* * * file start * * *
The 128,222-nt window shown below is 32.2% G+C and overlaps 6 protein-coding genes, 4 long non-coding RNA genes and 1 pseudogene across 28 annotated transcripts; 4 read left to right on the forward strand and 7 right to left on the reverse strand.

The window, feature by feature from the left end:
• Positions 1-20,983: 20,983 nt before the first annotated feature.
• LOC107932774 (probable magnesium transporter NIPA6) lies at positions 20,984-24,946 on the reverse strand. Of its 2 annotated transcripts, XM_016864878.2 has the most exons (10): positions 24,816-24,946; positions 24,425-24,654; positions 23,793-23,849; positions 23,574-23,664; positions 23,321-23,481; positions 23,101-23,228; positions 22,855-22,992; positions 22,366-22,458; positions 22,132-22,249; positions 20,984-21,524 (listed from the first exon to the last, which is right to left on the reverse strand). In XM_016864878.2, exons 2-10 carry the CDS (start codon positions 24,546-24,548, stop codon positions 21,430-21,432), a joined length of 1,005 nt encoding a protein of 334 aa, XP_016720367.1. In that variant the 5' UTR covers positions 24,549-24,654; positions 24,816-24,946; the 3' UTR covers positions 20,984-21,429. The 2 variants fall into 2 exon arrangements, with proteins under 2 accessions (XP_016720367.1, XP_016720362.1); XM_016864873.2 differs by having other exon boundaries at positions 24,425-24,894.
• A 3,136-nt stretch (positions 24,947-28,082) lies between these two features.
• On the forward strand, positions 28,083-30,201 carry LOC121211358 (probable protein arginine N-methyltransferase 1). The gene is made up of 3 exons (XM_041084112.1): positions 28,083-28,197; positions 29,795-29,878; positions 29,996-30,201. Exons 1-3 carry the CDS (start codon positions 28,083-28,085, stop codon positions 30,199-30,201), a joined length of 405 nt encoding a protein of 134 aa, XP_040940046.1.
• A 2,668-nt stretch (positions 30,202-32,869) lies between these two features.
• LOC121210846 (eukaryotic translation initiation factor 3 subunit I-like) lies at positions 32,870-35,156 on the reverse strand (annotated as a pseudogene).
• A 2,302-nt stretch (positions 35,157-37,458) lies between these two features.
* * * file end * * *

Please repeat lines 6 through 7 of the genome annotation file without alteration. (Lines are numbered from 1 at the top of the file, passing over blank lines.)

• On the forward strand, positions 28,083-30,201 carry LOC121211358 (probable protein arginine N-methyltransferase 1). The gene is made up of 3 exons (XM_041084112.1): positions 28,083-28,197; positions 29,795-29,878; positions 29,996-30,201. Exons 1-3 carry the CDS (start codon positions 28,083-28,085, stop codon positions 30,199-30,201), a joined length of 405 nt encoding a protein of 134 aa, XP_040940046.1.
• A 2,668-nt stretch (positions 30,202-32,869) lies between these two features.